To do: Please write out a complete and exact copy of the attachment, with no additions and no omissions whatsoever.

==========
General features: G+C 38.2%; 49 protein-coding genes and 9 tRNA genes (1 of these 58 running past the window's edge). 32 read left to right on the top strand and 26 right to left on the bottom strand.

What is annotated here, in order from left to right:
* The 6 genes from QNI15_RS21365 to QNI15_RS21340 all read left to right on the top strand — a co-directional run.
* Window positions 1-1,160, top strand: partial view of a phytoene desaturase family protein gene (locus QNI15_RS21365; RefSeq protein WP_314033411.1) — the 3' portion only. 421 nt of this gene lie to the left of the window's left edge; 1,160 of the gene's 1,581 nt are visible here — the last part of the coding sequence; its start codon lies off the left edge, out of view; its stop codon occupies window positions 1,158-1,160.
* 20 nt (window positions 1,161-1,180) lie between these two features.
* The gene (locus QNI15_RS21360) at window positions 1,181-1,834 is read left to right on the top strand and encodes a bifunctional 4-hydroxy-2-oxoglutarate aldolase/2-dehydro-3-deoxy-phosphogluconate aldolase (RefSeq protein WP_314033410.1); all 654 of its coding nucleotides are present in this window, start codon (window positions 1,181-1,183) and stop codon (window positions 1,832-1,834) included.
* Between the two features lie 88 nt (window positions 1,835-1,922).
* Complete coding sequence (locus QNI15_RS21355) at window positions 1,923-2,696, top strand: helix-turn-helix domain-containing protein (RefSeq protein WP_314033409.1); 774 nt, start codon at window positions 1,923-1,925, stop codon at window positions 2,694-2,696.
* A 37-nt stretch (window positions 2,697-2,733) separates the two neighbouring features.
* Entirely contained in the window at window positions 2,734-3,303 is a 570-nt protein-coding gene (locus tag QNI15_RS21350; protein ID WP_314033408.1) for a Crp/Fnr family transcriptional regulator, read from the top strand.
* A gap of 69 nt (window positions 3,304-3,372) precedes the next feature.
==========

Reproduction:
General features: G+C 38.2%; 49 protein-coding genes and 9 tRNA genes (1 of these 58 running past the window's edge). 32 read left to right on the top strand and 26 right to left on the bottom strand.

What is annotated here, in order from left to right:
* The 6 genes from QNI15_RS21365 to QNI15_RS21340 all read left to right on the top strand — a co-directional run.
* Window positions 1-1,160, top strand: partial view of a phytoene desaturase family protein gene (locus QNI15_RS21365; RefSeq protein WP_314033411.1) — the 3' portion only. 421 nt of this gene lie to the left of the window's left edge; 1,160 of the gene's 1,581 nt are visible here — the last part of the coding sequence; its start codon lies off the left edge, out of view; its stop codon occupies window positions 1,158-1,160.
* 20 nt (window positions 1,161-1,180) lie between these two features.
* The gene (locus QNI15_RS21360) at window positions 1,181-1,834 is read left to right on the top strand and encodes a bifunctional 4-hydroxy-2-oxoglutarate aldolase/2-dehydro-3-deoxy-phosphogluconate aldolase (RefSeq protein WP_314033410.1); all 654 of its coding nucleotides are present in this window, start codon (window positions 1,181-1,183) and stop codon (window positions 1,832-1,834) included.
* Between the two features lie 88 nt (window positions 1,835-1,922).
* Complete coding sequence (locus QNI15_RS21355) at window positions 1,923-2,696, top strand: helix-turn-helix domain-containing protein (RefSeq protein WP_314033409.1); 774 nt, start codon at window positions 1,923-1,925, stop codon at window positions 2,694-2,696.
* A 37-nt stretch (window positions 2,697-2,733) separates the two neighbouring features.
* Entirely contained in the window at window positions 2,734-3,303 is a 570-nt protein-coding gene (locus tag QNI15_RS21350; protein ID WP_314033408.1) for a Crp/Fnr family transcriptional regulator, read from the top strand.
* A gap of 69 nt (window positions 3,304-3,372) precedes the next feature.